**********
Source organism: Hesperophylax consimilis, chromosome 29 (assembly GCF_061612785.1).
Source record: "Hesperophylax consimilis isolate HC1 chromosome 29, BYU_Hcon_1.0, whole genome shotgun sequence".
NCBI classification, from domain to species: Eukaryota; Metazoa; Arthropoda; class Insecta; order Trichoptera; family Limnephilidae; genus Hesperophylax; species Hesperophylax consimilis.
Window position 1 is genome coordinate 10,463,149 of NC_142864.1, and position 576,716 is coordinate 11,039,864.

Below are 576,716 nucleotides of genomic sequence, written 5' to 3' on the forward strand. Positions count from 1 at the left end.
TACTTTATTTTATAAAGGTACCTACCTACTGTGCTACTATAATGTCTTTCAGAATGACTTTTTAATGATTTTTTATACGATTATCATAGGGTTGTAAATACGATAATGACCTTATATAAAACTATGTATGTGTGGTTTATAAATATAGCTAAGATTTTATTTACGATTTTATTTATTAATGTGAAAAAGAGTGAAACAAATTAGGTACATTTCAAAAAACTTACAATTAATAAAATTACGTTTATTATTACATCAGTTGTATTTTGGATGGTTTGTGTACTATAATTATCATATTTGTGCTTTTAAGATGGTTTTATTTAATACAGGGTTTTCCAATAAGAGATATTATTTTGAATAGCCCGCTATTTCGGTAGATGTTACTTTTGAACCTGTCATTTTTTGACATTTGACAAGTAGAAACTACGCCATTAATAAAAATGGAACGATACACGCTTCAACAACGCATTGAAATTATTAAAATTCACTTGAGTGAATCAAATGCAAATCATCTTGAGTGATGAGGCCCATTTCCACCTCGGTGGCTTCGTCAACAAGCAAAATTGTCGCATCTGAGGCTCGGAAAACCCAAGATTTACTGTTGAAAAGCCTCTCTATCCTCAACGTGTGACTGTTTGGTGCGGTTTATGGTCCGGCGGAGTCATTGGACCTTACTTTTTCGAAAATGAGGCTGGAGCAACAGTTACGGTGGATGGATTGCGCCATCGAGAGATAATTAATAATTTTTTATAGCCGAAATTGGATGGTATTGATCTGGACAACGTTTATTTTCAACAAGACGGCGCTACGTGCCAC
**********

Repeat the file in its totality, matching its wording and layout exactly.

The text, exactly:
Source organism: Hesperophylax consimilis, chromosome 29 (assembly GCF_061612785.1).
Source record: "Hesperophylax consimilis isolate HC1 chromosome 29, BYU_Hcon_1.0, whole genome shotgun sequence".
NCBI classification, from domain to species: Eukaryota; Metazoa; Arthropoda; class Insecta; order Trichoptera; family Limnephilidae; genus Hesperophylax; species Hesperophylax consimilis.
Window position 1 is genome coordinate 10,463,149 of NC_142864.1, and position 576,716 is coordinate 11,039,864.

Below are 576,716 nucleotides of genomic sequence, written 5' to 3' on the forward strand. Positions count from 1 at the left end.
TACTTTATTTTATAAAGGTACCTACCTACTGTGCTACTATAATGTCTTTCAGAATGACTTTTTAATGATTTTTTATACGATTATCATAGGGTTGTAAATACGATAATGACCTTATATAAAACTATGTATGTGTGGTTTATAAATATAGCTAAGATTTTATTTACGATTTTATTTATTAATGTGAAAAAGAGTGAAACAAATTAGGTACATTTCAAAAAACTTACAATTAATAAAATTACGTTTATTATTACATCAGTTGTATTTTGGATGGTTTGTGTACTATAATTATCATATTTGTGCTTTTAAGATGGTTTTATTTAATACAGGGTTTTCCAATAAGAGATATTATTTTGAATAGCCCGCTATTTCGGTAGATGTTACTTTTGAACCTGTCATTTTTTGACATTTGACAAGTAGAAACTACGCCATTAATAAAAATGGAACGATACACGCTTCAACAACGCATTGAAATTATTAAAATTCACTTGAGTGAATCAAATGCAAATCATCTTGAGTGATGAGGCCCATTTCCACCTCGGTGGCTTCGTCAACAAGCAAAATTGTCGCATCTGAGGCTCGGAAAACCCAAGATTTACTGTTGAAAAGCCTCTCTATCCTCAACGTGTGACTGTTTGGTGCGGTTTATGGTCCGGCGGAGTCATTGGACCTTACTTTTTCGAAAATGAGGCTGGAGCAACAGTTACGGTGGATGGATTGCGCCATCGAGAGATAATTAATAATTTTTTATAGCCGAAATTGGATGGTATTGATCTGGACAACGTTTATTTTCAACAAGACGGCGCTACGTGCCAC